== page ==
This is no way to run a state, or a country, Gov. Romney.
Jackson is especially hurt by state leadership and its aversion to (a) a majority-black capital city run by (b) an African American mayor who refuses to pander to them. Last year, Mayor Johnson nearly came to blows with then Gov. Haley Barbour and now-Lt. Gov. Tate Reeves to get them to honor bonds to help this city's severe water infrastructure problems. It was mortifying to watch the state leadership play a power game with the city where lawmakers make laws (and let's be honest, party) over something as basic as aging, crumbling water pipes. The victims of this power-dance were the local business and restaurant owners with empty cash registers and refrigerators full of food rotting when we couldn't flush our toilets for several days.
These are not model legislators.
Meantime, they introduce bills to require drug testing of Medicaid recipients (and prohibit them to have vanity license plates). They also do everything possible to enact expensive voter ID even without evidence of voter fraud it would stop. Oh, and the chairwoman of the Senate Tourism Committee was the keynote speaker for the white-supremacist Council of Conservative Citizens here in Jackson in 2009--not raising an eyebrow at the capitol.
Really, Mr. Romney: Are you positive you really want to run it like Mississippi?
Fortunately, we have many people of all races working to turn Mississippi around and change our reputation (granted, an uphill battle at times). Unfortunately, the folks you pandered to here tend to drown them out.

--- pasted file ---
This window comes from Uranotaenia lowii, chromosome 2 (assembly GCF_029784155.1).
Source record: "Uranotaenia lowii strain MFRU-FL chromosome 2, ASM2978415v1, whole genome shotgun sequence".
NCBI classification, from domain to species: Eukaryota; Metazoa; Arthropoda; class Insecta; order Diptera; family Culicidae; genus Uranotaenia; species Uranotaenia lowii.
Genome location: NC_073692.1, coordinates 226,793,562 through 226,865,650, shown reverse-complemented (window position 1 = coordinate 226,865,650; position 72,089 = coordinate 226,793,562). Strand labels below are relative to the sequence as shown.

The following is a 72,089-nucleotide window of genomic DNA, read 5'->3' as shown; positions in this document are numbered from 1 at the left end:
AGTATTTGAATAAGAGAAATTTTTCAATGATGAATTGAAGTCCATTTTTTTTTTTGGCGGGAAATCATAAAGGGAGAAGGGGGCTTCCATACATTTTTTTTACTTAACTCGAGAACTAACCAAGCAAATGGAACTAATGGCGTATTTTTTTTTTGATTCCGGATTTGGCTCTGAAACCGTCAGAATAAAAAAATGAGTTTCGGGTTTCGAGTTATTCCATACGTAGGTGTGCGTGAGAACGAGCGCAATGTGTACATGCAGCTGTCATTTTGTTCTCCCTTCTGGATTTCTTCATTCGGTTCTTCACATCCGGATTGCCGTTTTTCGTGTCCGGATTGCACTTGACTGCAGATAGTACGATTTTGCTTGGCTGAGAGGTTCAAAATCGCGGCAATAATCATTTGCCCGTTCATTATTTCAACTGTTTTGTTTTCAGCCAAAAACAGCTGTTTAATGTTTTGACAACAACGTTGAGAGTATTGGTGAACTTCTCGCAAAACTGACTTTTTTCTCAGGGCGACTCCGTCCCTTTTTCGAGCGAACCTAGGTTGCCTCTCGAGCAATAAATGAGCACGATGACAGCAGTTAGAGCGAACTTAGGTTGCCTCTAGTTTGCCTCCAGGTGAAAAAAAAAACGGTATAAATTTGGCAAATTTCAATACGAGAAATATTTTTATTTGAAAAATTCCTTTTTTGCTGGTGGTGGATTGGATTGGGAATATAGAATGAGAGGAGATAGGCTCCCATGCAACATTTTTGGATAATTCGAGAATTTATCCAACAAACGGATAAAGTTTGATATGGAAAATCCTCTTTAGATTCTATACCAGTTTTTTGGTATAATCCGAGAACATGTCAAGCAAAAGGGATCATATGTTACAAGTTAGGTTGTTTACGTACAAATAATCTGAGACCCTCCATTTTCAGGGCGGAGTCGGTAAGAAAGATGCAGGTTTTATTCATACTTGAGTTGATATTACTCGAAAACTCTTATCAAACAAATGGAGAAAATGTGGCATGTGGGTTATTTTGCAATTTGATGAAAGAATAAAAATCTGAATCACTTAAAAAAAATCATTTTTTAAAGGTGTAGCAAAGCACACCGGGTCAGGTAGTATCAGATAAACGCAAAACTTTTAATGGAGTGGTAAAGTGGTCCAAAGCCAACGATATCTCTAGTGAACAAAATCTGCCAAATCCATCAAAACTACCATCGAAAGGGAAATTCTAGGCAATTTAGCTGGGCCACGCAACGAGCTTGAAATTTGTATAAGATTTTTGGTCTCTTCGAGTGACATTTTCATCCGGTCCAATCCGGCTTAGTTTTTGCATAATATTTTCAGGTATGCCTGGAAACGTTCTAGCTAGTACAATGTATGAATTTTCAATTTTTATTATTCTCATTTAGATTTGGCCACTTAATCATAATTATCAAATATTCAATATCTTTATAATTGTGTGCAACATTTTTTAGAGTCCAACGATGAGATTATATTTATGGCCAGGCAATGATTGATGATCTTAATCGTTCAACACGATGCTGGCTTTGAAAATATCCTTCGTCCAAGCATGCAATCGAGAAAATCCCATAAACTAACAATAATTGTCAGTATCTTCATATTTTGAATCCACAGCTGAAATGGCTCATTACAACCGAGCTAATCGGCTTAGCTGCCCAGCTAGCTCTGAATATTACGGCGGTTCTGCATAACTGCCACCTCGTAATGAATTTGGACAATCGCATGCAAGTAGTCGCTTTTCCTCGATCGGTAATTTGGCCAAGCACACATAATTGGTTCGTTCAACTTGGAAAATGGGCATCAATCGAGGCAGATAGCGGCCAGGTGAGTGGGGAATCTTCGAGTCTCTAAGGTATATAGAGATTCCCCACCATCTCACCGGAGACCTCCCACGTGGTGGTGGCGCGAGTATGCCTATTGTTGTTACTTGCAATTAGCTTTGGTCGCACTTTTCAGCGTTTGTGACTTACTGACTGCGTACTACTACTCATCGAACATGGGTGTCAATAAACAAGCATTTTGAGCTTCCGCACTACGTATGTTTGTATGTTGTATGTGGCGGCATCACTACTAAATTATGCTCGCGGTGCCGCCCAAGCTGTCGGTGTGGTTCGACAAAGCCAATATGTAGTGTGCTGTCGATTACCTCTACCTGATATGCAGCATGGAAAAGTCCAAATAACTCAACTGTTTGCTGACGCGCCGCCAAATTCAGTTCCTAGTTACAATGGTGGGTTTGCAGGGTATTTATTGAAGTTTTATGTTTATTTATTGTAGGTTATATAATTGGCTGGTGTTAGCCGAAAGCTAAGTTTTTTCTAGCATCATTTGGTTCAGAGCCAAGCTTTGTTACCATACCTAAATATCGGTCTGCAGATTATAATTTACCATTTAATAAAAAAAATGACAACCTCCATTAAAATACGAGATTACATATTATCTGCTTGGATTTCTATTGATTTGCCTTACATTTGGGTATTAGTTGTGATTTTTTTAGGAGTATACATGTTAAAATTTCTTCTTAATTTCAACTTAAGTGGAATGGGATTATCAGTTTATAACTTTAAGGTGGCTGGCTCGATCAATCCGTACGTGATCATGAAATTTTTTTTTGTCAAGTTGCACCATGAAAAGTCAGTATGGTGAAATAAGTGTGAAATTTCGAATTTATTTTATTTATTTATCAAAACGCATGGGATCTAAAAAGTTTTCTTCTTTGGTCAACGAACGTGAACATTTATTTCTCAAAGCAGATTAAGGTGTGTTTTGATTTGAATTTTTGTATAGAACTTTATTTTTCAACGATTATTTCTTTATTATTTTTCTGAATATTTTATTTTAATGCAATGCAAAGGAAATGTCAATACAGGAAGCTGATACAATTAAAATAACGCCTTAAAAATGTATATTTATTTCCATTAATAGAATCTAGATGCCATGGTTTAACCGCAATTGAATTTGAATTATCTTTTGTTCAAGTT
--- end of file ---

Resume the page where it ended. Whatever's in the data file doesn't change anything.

I was honored two weeks ago to be invited to the White House alongside two dozen diverse Jackson business leaders (ranging from Sen. John Horhn and Mayor Johnson to Derek Emerson of Walkers Drive-Inn and Monique Davis of Lumpkins Barbeque). Meeting with the White House Business Council to talk about what the Jackson business community needs, it was apparent that this was a different kind of group than most state leaders.
Yes, we talked about the loss of manufacturing jobs in the state and our under-educated work force, but the entire conversation (from both us and the White House team) was grounded in a context of our historical and current challenges as a city and as a state. For five hours, we discussed everything from what we could do about food deserts--entire poor neighborhoods with no access to good food--to the difficulty of educating kids (and thus a good work force) who are growing up in poverty and attending challenged schools.
This conversation was real, and it didn't focus on politics (one attendee brought up politics, and another steered the talk back on topic). It was about how we can and must strengthen the health and potential of our community at large and our local businesses--and about how the two are intertwined.
There was no denial in that room that day in Washington. And there was certainly no sense that Mississippi was being run in a way that is going to lift us off the bottom.
Gov. Romney, I urge you to find another way to run than by acting like you want to govern like our leaders. It's just a horrible idea.